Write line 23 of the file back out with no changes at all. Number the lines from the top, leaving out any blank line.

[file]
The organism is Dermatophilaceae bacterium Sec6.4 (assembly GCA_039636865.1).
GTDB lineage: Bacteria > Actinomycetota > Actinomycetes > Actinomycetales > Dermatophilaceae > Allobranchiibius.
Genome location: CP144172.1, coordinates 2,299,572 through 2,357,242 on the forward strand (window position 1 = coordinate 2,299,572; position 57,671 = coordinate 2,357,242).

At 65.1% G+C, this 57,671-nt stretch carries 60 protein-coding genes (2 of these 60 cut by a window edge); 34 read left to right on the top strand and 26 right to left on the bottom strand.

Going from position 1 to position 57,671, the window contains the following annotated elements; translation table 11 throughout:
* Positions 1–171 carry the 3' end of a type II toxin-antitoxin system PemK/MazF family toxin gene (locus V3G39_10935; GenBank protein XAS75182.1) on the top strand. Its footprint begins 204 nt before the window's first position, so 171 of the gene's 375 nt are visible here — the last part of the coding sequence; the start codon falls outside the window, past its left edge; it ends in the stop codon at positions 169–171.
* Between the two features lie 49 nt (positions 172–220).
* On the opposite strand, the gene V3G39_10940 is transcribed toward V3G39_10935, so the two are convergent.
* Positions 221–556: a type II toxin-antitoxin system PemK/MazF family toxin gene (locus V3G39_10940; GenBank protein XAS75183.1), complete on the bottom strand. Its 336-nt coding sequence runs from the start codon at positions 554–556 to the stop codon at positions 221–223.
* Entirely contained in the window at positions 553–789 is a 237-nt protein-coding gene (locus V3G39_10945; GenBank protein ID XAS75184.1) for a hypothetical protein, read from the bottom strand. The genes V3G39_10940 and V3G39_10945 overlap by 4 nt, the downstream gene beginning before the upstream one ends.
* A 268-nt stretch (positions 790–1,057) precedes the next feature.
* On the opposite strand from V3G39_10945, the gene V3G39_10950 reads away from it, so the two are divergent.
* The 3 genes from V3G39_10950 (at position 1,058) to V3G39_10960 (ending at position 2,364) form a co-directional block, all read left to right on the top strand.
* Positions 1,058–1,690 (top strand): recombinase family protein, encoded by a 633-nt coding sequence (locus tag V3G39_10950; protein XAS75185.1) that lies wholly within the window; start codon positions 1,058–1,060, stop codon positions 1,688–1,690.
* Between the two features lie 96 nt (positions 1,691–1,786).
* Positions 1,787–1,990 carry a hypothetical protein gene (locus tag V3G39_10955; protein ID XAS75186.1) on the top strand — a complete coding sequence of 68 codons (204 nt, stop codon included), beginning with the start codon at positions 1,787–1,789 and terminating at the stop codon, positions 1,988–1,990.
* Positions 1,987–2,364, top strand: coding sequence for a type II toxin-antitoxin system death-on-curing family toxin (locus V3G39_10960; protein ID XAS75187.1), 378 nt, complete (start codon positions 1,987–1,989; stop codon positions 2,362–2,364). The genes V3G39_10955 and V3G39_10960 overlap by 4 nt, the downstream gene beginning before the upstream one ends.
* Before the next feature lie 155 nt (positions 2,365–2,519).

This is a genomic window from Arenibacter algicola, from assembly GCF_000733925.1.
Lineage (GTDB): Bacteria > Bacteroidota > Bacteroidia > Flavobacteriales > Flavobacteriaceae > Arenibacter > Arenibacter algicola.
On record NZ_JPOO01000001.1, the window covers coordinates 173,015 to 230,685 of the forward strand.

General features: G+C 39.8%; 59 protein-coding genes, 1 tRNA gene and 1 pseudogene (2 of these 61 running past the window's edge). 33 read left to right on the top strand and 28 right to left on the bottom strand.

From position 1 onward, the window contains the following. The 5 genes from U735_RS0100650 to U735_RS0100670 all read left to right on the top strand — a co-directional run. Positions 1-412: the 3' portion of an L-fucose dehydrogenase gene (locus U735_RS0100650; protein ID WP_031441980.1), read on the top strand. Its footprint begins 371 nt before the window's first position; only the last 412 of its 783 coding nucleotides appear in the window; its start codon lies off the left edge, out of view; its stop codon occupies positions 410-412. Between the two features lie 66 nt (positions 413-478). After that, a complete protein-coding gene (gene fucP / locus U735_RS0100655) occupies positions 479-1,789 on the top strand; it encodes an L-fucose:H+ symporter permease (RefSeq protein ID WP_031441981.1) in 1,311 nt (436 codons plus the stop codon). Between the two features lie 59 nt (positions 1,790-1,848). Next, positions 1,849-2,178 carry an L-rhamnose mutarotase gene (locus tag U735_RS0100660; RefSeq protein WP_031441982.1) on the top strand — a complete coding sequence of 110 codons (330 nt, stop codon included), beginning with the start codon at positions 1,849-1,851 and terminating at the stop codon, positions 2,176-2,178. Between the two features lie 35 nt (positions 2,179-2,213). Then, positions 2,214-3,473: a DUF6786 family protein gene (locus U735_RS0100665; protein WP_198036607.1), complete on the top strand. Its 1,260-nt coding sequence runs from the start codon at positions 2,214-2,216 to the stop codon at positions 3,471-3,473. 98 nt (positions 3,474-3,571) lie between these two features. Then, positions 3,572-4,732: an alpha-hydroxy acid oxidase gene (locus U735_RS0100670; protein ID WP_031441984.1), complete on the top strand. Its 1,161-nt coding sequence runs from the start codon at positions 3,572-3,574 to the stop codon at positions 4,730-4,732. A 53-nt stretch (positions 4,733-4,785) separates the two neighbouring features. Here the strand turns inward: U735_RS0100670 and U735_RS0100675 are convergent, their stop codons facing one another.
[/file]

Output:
From position 1 onward, the window contains the following. The 5 genes from U735_RS0100650 to U735_RS0100670 all read left to right on the top strand — a co-directional run. Positions 1-412: the 3' portion of an L-fucose dehydrogenase gene (locus U735_RS0100650; protein ID WP_031441980.1), read on the top strand. Its footprint begins 371 nt before the window's first position; only the last 412 of its 783 coding nucleotides appear in the window; its start codon lies off the left edge, out of view; its stop codon occupies positions 410-412. Between the two features lie 66 nt (positions 413-478). After that, a complete protein-coding gene (gene fucP / locus U735_RS0100655) occupies positions 479-1,789 on the top strand; it encodes an L-fucose:H+ symporter permease (RefSeq protein ID WP_031441981.1) in 1,311 nt (436 codons plus the stop codon). Between the two features lie 59 nt (positions 1,790-1,848). Next, positions 1,849-2,178 carry an L-rhamnose mutarotase gene (locus tag U735_RS0100660; RefSeq protein WP_031441982.1) on the top strand — a complete coding sequence of 110 codons (330 nt, stop codon included), beginning with the start codon at positions 1,849-1,851 and terminating at the stop codon, positions 2,176-2,178. Between the two features lie 35 nt (positions 2,179-2,213). Then, positions 2,214-3,473: a DUF6786 family protein gene (locus U735_RS0100665; protein WP_198036607.1), complete on the top strand. Its 1,260-nt coding sequence runs from the start codon at positions 2,214-2,216 to the stop codon at positions 3,471-3,473. 98 nt (positions 3,474-3,571) lie between these two features. Then, positions 3,572-4,732: an alpha-hydroxy acid oxidase gene (locus U735_RS0100670; protein ID WP_031441984.1), complete on the top strand. Its 1,161-nt coding sequence runs from the start codon at positions 3,572-3,574 to the stop codon at positions 4,730-4,732. A 53-nt stretch (positions 4,733-4,785) separates the two neighbouring features. Here the strand turns inward: U735_RS0100670 and U735_RS0100675 are convergent, their stop codons facing one another.